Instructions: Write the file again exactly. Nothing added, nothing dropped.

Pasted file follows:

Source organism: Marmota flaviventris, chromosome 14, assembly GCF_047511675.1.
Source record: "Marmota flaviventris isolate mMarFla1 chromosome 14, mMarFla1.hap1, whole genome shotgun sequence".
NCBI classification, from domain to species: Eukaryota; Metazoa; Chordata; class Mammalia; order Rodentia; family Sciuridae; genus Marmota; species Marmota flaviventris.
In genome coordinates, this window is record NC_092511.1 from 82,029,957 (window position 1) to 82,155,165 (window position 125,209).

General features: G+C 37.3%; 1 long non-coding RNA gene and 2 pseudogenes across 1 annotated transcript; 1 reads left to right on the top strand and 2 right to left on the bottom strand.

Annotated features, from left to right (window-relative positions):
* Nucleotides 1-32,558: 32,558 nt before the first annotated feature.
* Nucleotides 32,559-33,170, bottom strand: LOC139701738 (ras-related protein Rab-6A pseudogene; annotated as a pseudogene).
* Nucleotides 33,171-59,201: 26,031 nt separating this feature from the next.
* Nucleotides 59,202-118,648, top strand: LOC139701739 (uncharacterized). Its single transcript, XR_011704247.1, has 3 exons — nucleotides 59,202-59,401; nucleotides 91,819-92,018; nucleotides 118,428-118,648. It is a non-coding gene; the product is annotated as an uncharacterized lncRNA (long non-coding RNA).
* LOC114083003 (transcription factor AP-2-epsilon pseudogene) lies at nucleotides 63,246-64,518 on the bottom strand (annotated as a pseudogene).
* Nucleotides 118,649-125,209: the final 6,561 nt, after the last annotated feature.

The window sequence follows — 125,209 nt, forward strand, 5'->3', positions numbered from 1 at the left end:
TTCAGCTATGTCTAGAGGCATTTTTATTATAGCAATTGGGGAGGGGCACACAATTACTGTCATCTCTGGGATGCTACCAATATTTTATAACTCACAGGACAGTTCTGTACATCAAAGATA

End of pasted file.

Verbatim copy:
Source organism: Marmota flaviventris, chromosome 14, assembly GCF_047511675.1.
Source record: "Marmota flaviventris isolate mMarFla1 chromosome 14, mMarFla1.hap1, whole genome shotgun sequence".
NCBI classification, from domain to species: Eukaryota; Metazoa; Chordata; class Mammalia; order Rodentia; family Sciuridae; genus Marmota; species Marmota flaviventris.
In genome coordinates, this window is record NC_092511.1 from 82,029,957 (window position 1) to 82,155,165 (window position 125,209).

General features: G+C 37.3%; 1 long non-coding RNA gene and 2 pseudogenes across 1 annotated transcript; 1 reads left to right on the top strand and 2 right to left on the bottom strand.

Annotated features, from left to right (window-relative positions):
* Nucleotides 1-32,558: 32,558 nt before the first annotated feature.
* Nucleotides 32,559-33,170, bottom strand: LOC139701738 (ras-related protein Rab-6A pseudogene; annotated as a pseudogene).
* Nucleotides 33,171-59,201: 26,031 nt separating this feature from the next.
* Nucleotides 59,202-118,648, top strand: LOC139701739 (uncharacterized). Its single transcript, XR_011704247.1, has 3 exons — nucleotides 59,202-59,401; nucleotides 91,819-92,018; nucleotides 118,428-118,648. It is a non-coding gene; the product is annotated as an uncharacterized lncRNA (long non-coding RNA).
* LOC114083003 (transcription factor AP-2-epsilon pseudogene) lies at nucleotides 63,246-64,518 on the bottom strand (annotated as a pseudogene).
* Nucleotides 118,649-125,209: the final 6,561 nt, after the last annotated feature.

The window sequence follows — 125,209 nt, forward strand, 5'->3', positions numbered from 1 at the left end:
TTCAGCTATGTCTAGAGGCATTTTTATTATAGCAATTGGGGAGGGGCACACAATTACTGTCATCTCTGGGATGCTACCAATATTTTATAACTCACAGGACAGTTCTGTACATCAAAGATA